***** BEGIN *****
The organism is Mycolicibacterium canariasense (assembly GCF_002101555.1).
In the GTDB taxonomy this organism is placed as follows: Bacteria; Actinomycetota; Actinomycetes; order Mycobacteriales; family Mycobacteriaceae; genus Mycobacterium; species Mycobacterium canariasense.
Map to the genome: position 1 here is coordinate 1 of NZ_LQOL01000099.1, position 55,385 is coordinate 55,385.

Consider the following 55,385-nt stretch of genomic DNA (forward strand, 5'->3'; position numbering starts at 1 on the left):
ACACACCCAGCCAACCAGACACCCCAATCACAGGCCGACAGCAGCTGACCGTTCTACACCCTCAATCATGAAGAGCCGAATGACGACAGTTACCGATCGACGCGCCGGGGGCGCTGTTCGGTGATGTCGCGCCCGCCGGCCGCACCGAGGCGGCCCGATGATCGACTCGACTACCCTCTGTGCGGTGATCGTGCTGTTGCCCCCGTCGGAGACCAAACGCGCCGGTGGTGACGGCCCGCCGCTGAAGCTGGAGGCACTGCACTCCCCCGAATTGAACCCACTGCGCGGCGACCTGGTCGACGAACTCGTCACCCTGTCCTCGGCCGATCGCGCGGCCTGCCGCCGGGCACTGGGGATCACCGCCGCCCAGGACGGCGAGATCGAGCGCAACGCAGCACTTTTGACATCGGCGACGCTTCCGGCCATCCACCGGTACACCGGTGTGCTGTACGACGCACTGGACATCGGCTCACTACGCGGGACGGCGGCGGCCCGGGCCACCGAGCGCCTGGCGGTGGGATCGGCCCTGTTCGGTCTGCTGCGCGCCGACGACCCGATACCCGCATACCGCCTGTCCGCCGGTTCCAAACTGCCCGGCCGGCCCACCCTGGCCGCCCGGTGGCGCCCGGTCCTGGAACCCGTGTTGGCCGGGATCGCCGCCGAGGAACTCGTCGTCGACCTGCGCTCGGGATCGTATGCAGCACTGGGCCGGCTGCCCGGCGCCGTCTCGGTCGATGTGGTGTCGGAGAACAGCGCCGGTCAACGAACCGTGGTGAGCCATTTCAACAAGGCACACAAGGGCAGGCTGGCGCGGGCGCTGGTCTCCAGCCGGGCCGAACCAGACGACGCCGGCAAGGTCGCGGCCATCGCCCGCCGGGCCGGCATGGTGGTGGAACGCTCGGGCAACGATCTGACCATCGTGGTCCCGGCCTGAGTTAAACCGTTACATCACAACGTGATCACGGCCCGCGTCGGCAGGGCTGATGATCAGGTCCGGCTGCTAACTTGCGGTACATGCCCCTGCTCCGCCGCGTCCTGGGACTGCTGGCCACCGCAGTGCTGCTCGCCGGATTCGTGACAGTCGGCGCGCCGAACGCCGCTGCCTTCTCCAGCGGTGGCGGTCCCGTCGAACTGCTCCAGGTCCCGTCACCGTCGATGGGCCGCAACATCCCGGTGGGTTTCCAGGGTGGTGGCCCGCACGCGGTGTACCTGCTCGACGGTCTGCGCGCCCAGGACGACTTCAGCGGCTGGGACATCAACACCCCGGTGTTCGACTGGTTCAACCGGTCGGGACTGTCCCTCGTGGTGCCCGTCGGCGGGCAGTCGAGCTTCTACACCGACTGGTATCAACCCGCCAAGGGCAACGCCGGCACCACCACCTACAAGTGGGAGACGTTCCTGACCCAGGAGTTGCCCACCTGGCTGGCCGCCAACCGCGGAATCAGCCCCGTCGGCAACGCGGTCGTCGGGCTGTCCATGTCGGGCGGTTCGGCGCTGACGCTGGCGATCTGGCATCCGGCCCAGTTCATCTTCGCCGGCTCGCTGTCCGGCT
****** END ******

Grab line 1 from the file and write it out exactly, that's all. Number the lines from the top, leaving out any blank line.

The organism is Mycolicibacterium canariasense (assembly GCF_002101555.1).